VOTE: Your chance to choose the greatest ever Janner
WHO is the greatest Plymothian who ever lived? Which Janner deserves the title of legend?
It's a question that prompts a lot of debate – and now The Herald wants you to say who you think is or was the city's finest.
Rather than people who simply passed through the city we are looking for the names of individuals born here, or who spent a significant part of their life in Plymouth, and who went on to make a major contribution.
There are many Plymouth people whose lives and actions have improved the city, the country and the world – but whose name would you include on our list?
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Last year the council teamed up with Sustrans to choose three local heroes to be honoured on a bench to be installed at North Cross. They allowed residents to choose from a shortlist of 13. The eventual winners - Scott of the Antarctic, Charles Darwin and service personnel - will be depicted in two dimensional metal cut-out figures.
But that vote prompted many to suggest a range of other people they felt should have been included with close links to Plymouth and who have brought glory to our city. So The Herald is offering you the chance to decide who should be on our shortlist before we open it up to a public vote.
When discussing Plymouth legends, some names always come up, such as Sir Francis Drake – the mayor of Plymouth who was the first Englishman to circumnavigate the world and Scott of the Antarctic – who tried to reach the South Pole. Are they your choices or do you have other heroes in mind?
Maybe you would name Lady Nancy Astor – MP for Plymouth, the first woman to sit in the House of Commons and a tireless campaigner for women's rights – or William Cookworthy, who pioneered porcelain manufacture in the city. Maybe you would choose another political characters like Michael Foot, the one time leader of the Labour Party.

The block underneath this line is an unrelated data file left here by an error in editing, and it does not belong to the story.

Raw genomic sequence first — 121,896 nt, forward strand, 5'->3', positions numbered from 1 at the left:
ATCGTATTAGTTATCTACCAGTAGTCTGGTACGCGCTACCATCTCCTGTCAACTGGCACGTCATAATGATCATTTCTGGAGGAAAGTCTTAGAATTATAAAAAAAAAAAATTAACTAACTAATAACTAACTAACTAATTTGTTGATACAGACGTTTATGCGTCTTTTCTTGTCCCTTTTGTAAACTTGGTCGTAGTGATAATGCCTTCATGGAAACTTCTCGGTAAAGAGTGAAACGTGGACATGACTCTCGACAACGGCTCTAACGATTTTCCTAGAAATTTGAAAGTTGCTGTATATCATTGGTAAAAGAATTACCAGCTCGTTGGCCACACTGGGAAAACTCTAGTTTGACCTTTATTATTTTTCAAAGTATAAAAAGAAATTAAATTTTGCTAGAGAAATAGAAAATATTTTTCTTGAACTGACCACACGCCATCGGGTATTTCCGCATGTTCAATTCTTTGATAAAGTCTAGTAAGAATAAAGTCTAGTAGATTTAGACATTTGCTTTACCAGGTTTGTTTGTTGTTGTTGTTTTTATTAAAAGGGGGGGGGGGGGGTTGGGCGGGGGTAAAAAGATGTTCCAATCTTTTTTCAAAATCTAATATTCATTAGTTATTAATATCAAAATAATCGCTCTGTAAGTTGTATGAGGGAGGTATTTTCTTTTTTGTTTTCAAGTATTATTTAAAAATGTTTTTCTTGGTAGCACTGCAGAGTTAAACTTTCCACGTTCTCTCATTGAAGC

Or perhaps you will go for more recent celebrities such as Tom Daley, Charlotte Holmes or Dawn French.
Vote here to nominate someone to be named in The Herald as the greatest Plymothian. We will gather nominations for the next two weeks, then we will give everyone the chance to vote on the names you suggest.
MORE OF PLYMOUTH'S FINEST
OTHER significant Plymouth people include:
Jonathan Nash Hearder – born and died in Plymouth and developed the induction coil - vital in the early days of technology such as X-rays and the telegraph.
Robert Victor Walling – Plymouth born soldier, poet and journalist - as well as a champion of the Cornish language.
Kate Nesbitt – raised in Whitleigh and the first woman in the Royal Navy awarded the Military Cross, for bravery in Afghanistan.
And if you're looking for more inspiration, why not visit Wikipedia's list of Plymouth people which includes Sharron Davies, Tonia Couch, Sarah Barrow, Rosie Huntington-Whiteley, Charles Eastlake, Antony Jinman, Robert Lenkiewicz, Angela Rippon and Harold Palmer.